Friday, September 3, 2010

Thanks for Your Comments

When people blog, they sit in their "offices" and tap away at keys. Often, after sharing their inmost thoughts and fears, they preview what they've said (hopefully, deleting anything compromising) and hit "Send." And then their words are gone--off into cyberspace--to connect or not, to resonate or not, help or not, please or not.

Why do people blog? Why does anyone take the time . . . and the risk? Do they like to see themselves in print? To hear themselves talk? To influence? It could be all of those things. It could also be that God has given them something to say, some way to help, to encourage (2 Cor. 1:3-4).

For me, it began as a lark. I'd seen the movie Julie & Julia, and blogging for a year seemed like a good challenge. At first, I used it as a teaching tool and spent 2-3 months in the Selah passages of the Book of Psalms. But, as time went on, I began to see blogging as a way to connect with others.

In a day when people, either by choice or circumstance, have become isolated in their day-to-day interactions, social media has sprouted up to meet a need for interconnectedness. And blogging is part of that. When I would blog about life or death or pain or joy, I could generally expect a response in the comments section or on Facebook or in person.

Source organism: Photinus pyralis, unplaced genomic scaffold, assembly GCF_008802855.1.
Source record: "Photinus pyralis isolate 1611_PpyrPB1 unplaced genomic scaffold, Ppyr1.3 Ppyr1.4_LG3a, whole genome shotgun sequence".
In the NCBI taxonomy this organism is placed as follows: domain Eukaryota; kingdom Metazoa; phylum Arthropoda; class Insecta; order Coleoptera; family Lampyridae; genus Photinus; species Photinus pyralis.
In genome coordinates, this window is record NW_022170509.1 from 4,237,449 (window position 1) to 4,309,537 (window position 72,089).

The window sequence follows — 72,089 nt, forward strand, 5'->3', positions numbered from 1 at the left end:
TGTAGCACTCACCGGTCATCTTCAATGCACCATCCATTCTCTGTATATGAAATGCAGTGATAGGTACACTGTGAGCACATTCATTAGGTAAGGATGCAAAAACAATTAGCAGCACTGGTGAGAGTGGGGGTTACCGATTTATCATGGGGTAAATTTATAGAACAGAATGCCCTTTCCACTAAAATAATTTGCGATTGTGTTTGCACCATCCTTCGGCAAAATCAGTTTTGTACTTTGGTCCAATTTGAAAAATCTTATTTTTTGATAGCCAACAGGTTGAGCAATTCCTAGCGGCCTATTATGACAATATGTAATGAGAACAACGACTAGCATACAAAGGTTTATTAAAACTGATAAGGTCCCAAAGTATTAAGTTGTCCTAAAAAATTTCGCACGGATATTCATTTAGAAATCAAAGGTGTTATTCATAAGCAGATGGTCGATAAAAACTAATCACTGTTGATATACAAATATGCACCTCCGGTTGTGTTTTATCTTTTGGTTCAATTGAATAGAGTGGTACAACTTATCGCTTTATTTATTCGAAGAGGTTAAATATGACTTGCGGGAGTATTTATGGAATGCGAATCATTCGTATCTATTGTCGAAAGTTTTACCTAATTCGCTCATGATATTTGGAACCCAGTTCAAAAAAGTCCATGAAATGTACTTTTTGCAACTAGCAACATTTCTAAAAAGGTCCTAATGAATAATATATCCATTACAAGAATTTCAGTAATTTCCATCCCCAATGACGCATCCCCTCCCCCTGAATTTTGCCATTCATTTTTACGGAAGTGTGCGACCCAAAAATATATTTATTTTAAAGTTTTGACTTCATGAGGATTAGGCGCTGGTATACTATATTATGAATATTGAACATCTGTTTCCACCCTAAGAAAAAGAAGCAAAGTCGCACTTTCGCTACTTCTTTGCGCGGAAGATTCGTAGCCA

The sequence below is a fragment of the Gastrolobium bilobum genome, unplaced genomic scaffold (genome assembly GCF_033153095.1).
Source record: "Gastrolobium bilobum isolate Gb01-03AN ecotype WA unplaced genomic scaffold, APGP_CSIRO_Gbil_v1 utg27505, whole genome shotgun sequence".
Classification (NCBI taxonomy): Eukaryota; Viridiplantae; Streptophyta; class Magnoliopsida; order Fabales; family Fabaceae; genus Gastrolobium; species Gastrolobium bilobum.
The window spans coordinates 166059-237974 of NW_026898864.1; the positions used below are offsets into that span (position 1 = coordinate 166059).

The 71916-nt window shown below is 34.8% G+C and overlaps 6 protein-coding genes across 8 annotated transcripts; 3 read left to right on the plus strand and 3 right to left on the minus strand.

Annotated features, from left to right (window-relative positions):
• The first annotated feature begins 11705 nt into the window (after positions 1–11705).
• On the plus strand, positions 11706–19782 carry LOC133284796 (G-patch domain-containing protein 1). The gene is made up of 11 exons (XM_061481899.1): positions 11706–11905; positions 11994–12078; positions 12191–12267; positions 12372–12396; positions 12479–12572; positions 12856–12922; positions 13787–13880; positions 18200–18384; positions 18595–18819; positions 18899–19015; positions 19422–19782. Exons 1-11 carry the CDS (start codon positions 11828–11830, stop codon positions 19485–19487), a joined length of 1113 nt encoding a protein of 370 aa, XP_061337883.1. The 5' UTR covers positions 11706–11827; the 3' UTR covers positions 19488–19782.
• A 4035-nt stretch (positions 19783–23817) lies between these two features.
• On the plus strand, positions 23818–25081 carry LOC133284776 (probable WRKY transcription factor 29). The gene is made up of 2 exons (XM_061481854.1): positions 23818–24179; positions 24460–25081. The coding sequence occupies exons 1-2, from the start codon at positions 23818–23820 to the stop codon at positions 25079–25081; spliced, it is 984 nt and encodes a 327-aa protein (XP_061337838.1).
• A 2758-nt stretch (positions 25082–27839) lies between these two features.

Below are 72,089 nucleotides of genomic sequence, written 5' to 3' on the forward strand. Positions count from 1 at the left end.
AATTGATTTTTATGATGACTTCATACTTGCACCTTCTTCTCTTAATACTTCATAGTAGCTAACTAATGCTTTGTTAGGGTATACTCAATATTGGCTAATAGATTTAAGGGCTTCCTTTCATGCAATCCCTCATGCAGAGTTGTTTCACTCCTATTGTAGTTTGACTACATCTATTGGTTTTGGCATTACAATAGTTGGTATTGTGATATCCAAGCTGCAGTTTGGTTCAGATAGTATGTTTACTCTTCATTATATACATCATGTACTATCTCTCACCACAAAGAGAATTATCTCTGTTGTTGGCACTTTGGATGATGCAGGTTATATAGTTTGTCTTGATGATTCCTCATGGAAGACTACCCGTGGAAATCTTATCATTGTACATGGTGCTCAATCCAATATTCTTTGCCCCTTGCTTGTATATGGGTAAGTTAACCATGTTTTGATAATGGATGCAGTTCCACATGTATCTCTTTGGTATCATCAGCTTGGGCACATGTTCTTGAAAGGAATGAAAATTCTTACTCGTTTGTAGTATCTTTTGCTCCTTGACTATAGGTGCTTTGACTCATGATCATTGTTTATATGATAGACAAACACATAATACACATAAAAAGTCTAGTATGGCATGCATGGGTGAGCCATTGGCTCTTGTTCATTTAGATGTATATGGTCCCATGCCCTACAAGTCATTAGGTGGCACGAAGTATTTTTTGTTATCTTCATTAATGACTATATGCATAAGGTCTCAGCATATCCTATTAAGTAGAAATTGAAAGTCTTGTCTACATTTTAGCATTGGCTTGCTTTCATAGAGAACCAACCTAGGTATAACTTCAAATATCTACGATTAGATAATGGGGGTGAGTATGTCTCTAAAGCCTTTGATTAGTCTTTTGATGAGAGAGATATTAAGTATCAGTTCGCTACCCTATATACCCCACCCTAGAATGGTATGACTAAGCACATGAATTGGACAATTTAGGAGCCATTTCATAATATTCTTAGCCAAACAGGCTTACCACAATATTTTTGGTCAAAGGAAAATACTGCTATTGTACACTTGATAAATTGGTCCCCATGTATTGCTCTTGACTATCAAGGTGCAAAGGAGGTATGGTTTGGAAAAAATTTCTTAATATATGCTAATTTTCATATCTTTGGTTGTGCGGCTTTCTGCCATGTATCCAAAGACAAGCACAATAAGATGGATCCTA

Thank you for those comments and for the social connection you provided this writer--for writing, of necessity, involves many long hours of isolation. Your responses were an encouragement to me and are why I will, doubtless, continue to blog (though not daily) in the months ahead.


  1. So does this mean you've completed your year? Good job! I look forward to your blog posts in the future.

  2. I've read a few of your posts, like what I see, and am encouraged that you received responses to your blog. I've often wanted to become more faithful at blogging, but have sincere doubts about the connectedness it might bring. I agree wholeheartedly about the isolation required of writing. The only way to ge anything done, it seems, is to not talk to people! :-) I'll try to keep reading your posts, as time allows.

  3. Thanks, Jessica. You know firsthand how challenging it can be to commit to blogging every day. And you did it, too!

  4. Thank you, too, Tracie, for taking the time to comment.